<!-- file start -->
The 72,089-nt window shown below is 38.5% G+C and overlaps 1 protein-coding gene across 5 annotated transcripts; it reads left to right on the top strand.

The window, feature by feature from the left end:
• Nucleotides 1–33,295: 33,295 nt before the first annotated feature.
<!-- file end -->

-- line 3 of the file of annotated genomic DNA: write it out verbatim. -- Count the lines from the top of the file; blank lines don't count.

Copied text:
• Nucleotides 1–33,295: 33,295 nt before the first annotated feature.